to the server (which are not affected by this vulnerability) -- not
on the way back. There're, however, exceptions to this: passwords
for outbound PAP have to be sent to the remote end of a PPP link;
likewise, passwords for inbound CHAP used to be given to the NAS (in
minor_version 0 of the protocol, now deprecated). Information other
than user passwords may be of some use for an attacker as well; this
includes usernames and AV pairs.

4. The birthday paradox and session_id's.

Impact: given enough sessions, encryption of many may be compromised.

Another problem with session_id's is that they're too small to be
unique if randomly chosen (as required by the RFC draft), and there's
no other way to keep them unique across multiple NAS'es and reloads.

Due to the birthday paradox, we can expect to see two different
sessions with the same session_id if we watch about 100,000 TACACS+
sessions. As separate sessions are used for authentication,
authorization, and accounting, and as multiple accounting records are
sent via TACACS+ at different stages of a user's session to the NAS,
this may correspond to only about 20,000 dialup sessions. Even for a
relatively small ISP, we can expect to see a match within one day.
If we watch for a month, we can get about 1000 matches, which might
give us a few hundred user passwords given the amount of luck (that
is, which packet types get the same session_id) and known plaintext
(such as attribute names) we can reasonably expect.

5. Lack of padding.

Impact: the lengths of user passwords can be determined.

The RFC draft states that "there should be no padding in any of the
fields or at the end of a packet". Indeed, the implementations
follow this requirement.

The security implication, however, is that the lengths of variable
size data fields can often be determined from the packet sizes -- an
attacker only needs a way to find out which packets contain the
information they are looking for. This task is simplified by the fact
that sequence numbers and packet types are transmitted in the clear.
In the case of determining password lengths, the corresponding
usernames can be obtained via finger to the NAS or similar approaches.

6. MD5 context leak.

Impact: none practical; in pathological cases, a part of the packet
        can be decrypted.

This vulnerability is only of theoretical value when applied to
TACACS+, and is included here for completeness' sake, as well as to
remind developers of the way MD5-like hashes should not be used. You
should be familiar with MD5 (RFC 1321) in order to understand this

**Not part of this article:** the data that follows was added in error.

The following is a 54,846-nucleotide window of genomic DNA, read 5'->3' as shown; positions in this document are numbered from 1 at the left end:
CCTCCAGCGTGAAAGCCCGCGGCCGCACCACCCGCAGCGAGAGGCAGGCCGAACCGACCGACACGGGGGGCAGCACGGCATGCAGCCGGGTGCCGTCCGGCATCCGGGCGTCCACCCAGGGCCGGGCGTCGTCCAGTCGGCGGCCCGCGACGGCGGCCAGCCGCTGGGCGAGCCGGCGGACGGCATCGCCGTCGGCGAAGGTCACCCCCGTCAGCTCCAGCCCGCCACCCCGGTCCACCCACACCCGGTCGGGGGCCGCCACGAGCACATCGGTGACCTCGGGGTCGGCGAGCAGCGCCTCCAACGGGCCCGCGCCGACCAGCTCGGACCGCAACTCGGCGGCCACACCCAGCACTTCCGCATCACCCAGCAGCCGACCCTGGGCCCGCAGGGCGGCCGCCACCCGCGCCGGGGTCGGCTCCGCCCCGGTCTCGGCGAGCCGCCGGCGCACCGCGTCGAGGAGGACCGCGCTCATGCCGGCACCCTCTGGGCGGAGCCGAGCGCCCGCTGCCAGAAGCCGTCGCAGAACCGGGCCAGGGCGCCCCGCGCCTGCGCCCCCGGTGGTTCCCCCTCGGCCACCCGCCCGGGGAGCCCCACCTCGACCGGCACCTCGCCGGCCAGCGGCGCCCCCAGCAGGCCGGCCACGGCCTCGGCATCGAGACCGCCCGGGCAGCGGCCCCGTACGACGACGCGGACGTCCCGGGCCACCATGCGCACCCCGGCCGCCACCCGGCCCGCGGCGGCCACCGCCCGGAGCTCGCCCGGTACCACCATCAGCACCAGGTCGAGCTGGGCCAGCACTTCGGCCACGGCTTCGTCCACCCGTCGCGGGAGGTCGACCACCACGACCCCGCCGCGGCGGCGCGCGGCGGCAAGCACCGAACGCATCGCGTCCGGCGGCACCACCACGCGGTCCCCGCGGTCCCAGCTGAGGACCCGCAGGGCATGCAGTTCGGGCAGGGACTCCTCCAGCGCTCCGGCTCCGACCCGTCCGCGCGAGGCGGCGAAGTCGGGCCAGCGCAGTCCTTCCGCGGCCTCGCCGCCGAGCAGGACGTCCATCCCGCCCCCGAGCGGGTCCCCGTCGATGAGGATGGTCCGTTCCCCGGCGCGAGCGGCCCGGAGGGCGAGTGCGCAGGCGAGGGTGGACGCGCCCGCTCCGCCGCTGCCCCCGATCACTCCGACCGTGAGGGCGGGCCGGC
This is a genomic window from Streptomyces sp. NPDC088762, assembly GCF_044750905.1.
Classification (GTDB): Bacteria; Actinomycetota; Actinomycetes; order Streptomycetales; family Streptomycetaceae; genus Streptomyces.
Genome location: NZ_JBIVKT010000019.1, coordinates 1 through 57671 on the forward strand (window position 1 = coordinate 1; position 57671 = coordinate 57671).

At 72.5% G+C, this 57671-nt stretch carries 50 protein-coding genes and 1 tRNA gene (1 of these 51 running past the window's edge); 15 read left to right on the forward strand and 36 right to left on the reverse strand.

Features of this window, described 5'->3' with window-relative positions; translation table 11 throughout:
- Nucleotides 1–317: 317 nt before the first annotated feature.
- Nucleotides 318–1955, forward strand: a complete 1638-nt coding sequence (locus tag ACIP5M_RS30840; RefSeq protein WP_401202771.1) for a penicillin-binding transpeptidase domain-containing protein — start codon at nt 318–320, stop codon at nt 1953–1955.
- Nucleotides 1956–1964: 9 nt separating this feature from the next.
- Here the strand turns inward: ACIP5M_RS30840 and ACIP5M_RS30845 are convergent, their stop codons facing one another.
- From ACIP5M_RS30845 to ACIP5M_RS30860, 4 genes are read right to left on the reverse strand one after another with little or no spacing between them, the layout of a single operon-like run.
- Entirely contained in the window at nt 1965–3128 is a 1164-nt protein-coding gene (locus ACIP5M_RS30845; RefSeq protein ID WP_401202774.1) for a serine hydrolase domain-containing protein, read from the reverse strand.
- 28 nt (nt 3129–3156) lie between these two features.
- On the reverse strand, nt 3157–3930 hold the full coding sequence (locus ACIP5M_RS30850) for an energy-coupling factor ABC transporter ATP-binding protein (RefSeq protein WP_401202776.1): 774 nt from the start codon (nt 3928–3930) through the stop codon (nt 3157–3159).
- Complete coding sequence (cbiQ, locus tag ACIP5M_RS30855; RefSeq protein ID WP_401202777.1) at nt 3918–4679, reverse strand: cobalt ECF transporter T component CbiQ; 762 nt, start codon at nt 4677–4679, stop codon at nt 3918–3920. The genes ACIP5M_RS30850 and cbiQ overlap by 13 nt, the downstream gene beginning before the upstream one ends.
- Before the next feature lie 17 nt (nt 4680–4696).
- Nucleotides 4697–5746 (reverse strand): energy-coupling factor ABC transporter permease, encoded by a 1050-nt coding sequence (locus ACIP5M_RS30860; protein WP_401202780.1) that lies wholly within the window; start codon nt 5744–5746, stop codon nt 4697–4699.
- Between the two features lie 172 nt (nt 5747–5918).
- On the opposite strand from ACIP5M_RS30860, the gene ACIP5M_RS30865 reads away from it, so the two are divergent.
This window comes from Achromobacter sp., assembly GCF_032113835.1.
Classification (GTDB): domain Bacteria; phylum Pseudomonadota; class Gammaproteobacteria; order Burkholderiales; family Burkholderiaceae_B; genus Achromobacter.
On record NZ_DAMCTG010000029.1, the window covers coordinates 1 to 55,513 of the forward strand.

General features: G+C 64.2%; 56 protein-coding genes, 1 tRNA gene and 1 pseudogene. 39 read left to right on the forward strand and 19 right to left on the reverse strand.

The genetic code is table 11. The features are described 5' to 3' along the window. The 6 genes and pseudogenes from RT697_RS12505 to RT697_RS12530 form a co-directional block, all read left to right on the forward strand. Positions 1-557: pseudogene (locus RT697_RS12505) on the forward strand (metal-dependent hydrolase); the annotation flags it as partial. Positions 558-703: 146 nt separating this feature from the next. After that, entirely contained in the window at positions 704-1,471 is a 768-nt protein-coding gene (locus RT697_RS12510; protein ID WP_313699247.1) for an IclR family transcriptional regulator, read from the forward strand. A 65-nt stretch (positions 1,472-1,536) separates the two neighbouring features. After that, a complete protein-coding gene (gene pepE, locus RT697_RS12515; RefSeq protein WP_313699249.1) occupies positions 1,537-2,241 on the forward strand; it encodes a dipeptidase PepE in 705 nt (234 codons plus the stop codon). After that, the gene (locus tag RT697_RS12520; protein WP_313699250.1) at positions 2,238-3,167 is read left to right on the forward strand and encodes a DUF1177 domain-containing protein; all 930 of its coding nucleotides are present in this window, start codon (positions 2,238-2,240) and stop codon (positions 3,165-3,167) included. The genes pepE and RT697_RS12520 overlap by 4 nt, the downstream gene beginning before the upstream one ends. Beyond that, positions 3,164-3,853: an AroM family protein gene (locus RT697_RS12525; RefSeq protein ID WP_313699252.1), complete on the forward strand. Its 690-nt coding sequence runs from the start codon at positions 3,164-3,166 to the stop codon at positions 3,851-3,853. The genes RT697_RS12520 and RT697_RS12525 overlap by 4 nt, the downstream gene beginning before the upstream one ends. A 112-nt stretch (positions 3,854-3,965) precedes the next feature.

short description.

The body of TACACS+ packets is encrypted by XOR'ing it with a series
of MD5 hashes (each 16 bytes long). The first two hashes (used to
encrypt first 32 bytes of the packet body) are as specified in the
RFC draft:

        MD5_1 = MD5{session_id, key, version, seq_no}
        MD5_2 = MD5{session_id, key, version, seq_no, MD5_1}

Now, let's assume this pathological scenario:

        -- the key is 49 bytes long;
        -- we know or can guess first 16 bytes of the packet body;
        -- first 9 bytes of MD5_1 are: 80 B8 01 00 00 00 00 00 00.

(In practice, it would take about 2**72 packets until we see one with
the required bytes in MD5_1. This is clearly far too many.)

As we have the 16 bytes of known plaintext, we can determine the
entire MD5_1 (not just the 9 bytes we check for) from the encrypted
packet. This MD5_1 will match the normally unknown MD5 context from
within the calculation of MD5_2 (after processing of the first
64-byte block).

Now, MD5_2 becomes a function of MD5_1 only; we no longer need to
know the key in order to calculate MD5_2. Once we get MD5_2, the
decryption of the second 16 bytes of the packet body is trivial.

A way to make this attack impossible (and not just infeasible) would
be to define MD5_1 like this:

        MD5_0 = 00 00 00 00 00 00 00 00 00 00 00 00 00 00 00 00
        MD5_1 = MD5{session_id, key, version, seq_no, MD5_0}

7. Packet body length DoS and/or overflow.

Impact: TACACS+ server DoS, TACACS+ client DoS, potential break-in.

Unlike other issues discussed here, this is an implementation defect.
However, the mistake is "essential" enough that both implementations
checked (the unsupported TAC_PLUS Developer's Kit vF4.0.3.alpha and
Cisco IOS 11.3(9)T) turned out to be vulnerable.

One of the fields in the 12-byte cleartext packet header is the body
length. The obvious way to read a packet off the socket is to read